A series of technological advances in the control of quantum physical systems have enabled experimental realizations of AQC and QA. Prominent examples include demonstrations using superconducting electronics, which encode quantum information in the magnetic flux induced by very weak current operating at cryogenic temperatures. A family of devices specialized for unconstrained optimization problems have been applied to solving a variety of specific domains including logistics, finance, science, and numerical analysis. An accompanying infrastructure has also developed to support these experimental demonstrations and to enable access to a broader community of users. Although AQC is most commonly applied in superconducting technologies, alternative approaches include optically trapped neutral atoms and ion-trapped systems.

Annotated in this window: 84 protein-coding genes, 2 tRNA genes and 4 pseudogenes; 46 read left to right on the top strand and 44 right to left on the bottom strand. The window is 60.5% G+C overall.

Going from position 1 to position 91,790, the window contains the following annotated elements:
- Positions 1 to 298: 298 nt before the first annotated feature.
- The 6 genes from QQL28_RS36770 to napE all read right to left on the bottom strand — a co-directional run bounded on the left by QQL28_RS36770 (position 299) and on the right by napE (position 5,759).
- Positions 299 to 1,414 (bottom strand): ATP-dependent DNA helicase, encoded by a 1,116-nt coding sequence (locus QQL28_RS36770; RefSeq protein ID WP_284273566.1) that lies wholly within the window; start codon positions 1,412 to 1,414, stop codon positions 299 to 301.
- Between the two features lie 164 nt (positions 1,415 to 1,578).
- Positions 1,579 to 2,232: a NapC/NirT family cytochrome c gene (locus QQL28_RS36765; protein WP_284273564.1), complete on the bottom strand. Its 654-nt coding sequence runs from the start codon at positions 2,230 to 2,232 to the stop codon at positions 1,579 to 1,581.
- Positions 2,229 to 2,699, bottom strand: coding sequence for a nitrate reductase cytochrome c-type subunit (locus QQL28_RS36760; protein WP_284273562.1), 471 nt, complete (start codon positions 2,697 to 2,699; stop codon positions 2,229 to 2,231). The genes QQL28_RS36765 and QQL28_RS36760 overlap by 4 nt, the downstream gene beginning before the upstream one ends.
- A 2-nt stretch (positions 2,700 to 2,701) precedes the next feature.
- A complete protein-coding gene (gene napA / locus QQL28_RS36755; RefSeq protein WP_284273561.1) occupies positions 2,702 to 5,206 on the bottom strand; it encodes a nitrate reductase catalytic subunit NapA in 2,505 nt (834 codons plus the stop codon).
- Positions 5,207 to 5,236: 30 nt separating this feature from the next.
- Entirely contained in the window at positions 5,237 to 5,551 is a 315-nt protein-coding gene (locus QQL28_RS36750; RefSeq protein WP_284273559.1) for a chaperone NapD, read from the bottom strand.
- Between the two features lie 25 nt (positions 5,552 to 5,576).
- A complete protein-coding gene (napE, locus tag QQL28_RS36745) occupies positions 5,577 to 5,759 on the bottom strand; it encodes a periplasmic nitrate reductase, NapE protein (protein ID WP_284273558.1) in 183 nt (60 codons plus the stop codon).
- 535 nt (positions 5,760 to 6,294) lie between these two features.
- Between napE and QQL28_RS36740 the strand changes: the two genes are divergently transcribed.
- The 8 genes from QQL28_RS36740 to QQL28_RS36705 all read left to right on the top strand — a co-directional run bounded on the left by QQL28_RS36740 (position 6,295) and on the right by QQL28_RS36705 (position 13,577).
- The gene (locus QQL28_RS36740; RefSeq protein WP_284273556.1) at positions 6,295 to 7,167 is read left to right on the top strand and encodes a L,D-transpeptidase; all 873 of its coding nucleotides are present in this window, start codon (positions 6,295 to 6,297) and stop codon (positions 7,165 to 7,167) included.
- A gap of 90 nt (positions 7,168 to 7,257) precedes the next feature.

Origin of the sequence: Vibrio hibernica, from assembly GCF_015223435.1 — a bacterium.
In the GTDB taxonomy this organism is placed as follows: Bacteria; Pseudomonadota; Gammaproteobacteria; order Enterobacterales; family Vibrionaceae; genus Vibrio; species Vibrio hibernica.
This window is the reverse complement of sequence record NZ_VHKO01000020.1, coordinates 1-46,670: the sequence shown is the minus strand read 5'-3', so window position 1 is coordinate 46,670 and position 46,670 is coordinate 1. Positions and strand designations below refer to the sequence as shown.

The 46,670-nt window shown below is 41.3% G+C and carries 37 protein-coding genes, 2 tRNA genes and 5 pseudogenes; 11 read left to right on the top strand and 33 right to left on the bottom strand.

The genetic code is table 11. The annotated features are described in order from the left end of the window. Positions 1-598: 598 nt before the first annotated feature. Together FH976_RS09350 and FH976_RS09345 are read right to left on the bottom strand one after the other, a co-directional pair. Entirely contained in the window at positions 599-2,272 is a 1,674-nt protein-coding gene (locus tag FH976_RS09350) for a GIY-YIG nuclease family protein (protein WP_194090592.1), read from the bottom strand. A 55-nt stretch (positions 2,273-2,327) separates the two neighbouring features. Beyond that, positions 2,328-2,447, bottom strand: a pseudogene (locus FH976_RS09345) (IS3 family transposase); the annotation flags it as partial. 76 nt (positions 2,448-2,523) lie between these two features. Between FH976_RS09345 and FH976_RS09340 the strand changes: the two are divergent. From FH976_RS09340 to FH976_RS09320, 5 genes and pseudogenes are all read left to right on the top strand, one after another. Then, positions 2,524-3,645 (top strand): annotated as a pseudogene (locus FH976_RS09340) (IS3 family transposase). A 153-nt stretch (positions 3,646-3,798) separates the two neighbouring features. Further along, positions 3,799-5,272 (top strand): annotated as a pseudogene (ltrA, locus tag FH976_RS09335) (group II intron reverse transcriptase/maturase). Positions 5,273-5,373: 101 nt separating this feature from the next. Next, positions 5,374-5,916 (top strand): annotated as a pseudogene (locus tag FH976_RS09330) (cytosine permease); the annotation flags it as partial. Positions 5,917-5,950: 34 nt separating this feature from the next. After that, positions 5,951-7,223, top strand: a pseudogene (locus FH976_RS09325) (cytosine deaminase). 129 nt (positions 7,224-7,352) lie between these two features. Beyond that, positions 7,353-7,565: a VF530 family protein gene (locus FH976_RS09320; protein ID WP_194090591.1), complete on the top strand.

The significant progress in our understanding of AQC has revealed several open topics that continue to motivate research into this model of quantum computation. Foremost is the development of methods for fault-tolerant operation that will ensure the scalability of AQC for solving large-scale problems. In addition, unequivocal experimental demonstrations are needed that differentiate the computational power of AQC and its variants from conventional computing approaches. This will also require advances in the fabrication and control of quantum physical systems under the adiabatic restrictions.
Massimo Florio and Chiara Pancotti
This is an advance summary of a forthcoming article in the Oxford Research Encyclopedia of Physics. Please check back later for the full article.